- Once we recognize our most difficult triggers, we want to face them?but only in a fresh manner. This means invoking a state of thought, physical arousal, and emotion that is contrary to the ones normally triggered. Teaching oneself to become highly relaxed and cognitively focused through deepened, rhythmical breathing and concentration on a single stimulus is highly useful in this regard. It provides a relatively non-emotional, controlled state that, with practice, you can enter at will.
- When you have gotten to the point of being able to enter a calm, focused state, you then use guided imagery to place yourself in situations that you?ve highlighted in your journal. The key is to make these mental rehearsals vivid?as if you are truly reliving them. While experiencing these events in imagery, you are focusing your mind and slowing and deepening your breathing as you have been practicing. The goal is to stay calm and focused, even as you are contemplating the most emotionally challenging circumstances.
- From there, it is a matter of repetition: creating endless variations of the scenarios from your journal and systematically reprocessing them. Once you are able to encounter these situations without emotional arousal through the use of imagery, you are then ready to bring your focusing and deep breathing into life events as they occur?facing your triggers in real time, while keeping yourself under control. This, too, requires repetition, but with repeated success comes confidence and a heightened sense of control.
Freud realized that the basic problem with people is that, to the extent that they are dominated by past patterns, they lack a truly free will. ?Where id was, there ego shall be,? was his formulation of the idea that self-awareness is the philosopher?s stone that unlocks our inner gold from its base surroundings. The alchemist Theobald von Hoghelande recognized this in 1594 when he declared, ?The art requires the total man.? So it is with the art of trading. The exclusive focus on profit and loss triggers our fears over success, failure, inadequacy, gratification, and self worth, making alchemical ?puffers? of us all. The philosopher?s stone is within: in the realm of a liberated will. A small footnote to Elizium, taken from the Chaldean Oracles, advises:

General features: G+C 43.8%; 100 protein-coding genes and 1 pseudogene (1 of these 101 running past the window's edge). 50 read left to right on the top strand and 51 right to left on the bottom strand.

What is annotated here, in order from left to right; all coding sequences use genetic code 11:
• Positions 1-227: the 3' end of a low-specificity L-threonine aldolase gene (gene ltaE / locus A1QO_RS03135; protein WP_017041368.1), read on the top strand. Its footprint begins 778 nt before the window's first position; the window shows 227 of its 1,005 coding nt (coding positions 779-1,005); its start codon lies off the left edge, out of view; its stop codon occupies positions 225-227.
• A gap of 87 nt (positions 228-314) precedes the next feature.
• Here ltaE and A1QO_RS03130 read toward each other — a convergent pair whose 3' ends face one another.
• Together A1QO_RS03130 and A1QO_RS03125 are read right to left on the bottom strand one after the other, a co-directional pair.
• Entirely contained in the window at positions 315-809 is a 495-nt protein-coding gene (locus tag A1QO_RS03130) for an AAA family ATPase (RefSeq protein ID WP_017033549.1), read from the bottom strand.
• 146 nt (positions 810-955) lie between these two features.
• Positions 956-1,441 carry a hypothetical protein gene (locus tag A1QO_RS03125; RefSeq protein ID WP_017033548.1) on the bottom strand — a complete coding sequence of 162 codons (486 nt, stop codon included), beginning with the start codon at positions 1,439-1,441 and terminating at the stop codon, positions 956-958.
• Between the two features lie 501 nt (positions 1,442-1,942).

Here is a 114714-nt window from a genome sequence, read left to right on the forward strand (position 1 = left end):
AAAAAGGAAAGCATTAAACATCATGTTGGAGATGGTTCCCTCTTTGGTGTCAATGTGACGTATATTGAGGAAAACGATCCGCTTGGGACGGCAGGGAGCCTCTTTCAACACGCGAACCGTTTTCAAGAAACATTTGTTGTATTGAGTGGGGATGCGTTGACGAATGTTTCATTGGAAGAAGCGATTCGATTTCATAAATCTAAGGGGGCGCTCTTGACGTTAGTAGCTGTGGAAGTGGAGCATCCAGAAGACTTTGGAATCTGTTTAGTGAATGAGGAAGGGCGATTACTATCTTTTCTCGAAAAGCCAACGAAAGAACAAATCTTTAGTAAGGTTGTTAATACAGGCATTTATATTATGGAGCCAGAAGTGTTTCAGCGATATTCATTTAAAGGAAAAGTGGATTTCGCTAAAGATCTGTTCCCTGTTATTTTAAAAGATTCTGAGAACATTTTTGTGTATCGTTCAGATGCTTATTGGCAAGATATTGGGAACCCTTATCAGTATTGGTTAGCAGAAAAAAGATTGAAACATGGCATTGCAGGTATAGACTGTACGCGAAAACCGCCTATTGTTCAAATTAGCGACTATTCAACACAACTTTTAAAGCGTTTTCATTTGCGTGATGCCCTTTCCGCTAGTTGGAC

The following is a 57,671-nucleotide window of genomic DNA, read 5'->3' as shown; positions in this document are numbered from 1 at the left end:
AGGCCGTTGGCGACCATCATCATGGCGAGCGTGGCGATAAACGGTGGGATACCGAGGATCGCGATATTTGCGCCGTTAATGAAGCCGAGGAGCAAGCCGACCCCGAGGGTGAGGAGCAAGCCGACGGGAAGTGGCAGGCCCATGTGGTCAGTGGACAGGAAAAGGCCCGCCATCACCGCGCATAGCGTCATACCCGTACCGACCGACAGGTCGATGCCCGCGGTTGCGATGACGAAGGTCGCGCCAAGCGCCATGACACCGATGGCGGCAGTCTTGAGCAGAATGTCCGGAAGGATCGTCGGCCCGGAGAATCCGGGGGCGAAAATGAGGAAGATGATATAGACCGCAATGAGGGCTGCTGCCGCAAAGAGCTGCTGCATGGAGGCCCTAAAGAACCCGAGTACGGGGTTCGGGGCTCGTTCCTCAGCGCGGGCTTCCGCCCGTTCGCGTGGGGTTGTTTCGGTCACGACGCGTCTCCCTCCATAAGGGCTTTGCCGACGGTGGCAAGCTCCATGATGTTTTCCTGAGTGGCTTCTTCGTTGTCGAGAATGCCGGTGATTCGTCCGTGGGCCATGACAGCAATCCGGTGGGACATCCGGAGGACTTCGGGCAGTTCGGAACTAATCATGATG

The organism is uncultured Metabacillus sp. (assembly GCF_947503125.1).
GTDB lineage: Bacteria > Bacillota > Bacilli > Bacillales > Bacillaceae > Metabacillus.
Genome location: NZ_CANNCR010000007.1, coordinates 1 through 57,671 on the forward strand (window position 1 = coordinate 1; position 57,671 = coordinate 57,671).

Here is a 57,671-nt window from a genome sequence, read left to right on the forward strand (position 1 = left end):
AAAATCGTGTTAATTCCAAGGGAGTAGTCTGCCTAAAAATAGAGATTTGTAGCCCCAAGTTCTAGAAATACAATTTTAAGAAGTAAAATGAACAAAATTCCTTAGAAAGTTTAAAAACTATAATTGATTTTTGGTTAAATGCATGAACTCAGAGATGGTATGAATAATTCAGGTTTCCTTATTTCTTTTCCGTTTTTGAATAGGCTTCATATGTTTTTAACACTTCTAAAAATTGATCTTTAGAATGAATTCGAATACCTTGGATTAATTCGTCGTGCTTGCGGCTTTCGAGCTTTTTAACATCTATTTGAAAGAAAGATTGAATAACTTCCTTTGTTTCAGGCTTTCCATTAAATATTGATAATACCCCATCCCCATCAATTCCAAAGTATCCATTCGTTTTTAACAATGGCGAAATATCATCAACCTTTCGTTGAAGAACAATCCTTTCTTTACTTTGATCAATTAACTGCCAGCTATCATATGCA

Stay not on the precipice with the dross of matter, for there is a place for thy image in a realm ever splendid.
What have I learned as a trading psychologist? Just this: In newly revisiting the nightmares of our depths, we become more total; more capable of Will. To find one?s purpose and passion in life and yoke it to an unfettered will: what greater and nobler challenge could there be? ?Love is the law, love under will,? was Crowley?s formulation: the ideal of placing passion in the service of one?s capacity for directed action.
Gurdjieff emphasized that effort is the currency with which we purchase our will?s development. Yet without adversity and challenge, there is no need for effort. Imagine a universe without gravity. Our muscles would never develop, as nothing could possibly test?and develop?their strength. It was Colin Wilson?s seminal insight that human beings need emotional gravity for self-development. This is the purpose of all suffering, great and small: to provide the counter-forces by which we can develop the muscles of will through directed effort. It is human nature to avoid suffering: to consign it, like Cthulhu, to the depths. Yet there it lies dead but dreaming, entering our thoughts and actions, refusing to accept banishment.
How ironic it is that we overcome suffering by embracing and facing it, ferreting it out and repeating it so often that its voice is stilled! It is as if our worst fears and memories are crying out, ?Smother me or suffer?: immerse yourself in me, rework me, or be dominated by me. The markets pose us with obstacles?and even suffering?on a regular basis. In their complexity and uncertainty, they offer unparalleled challenges to our ordered minds. Facing those challenges, we face ourselves, and become ever more the total individual, the true discoverer of the philosopher?s stone. Mercy grants us limits in correlating the contents of our minds; providence provides for the possibility of achieving ever-greater correlation.
This article is my way of acknowledging the many philosophical, spiritual, and musical influences on my work. With the help of Google and the direct and indirect references in this article?and their direct and indirect references?you, like Borges, can be well on your way toward discovering the Library. Sweet dreams?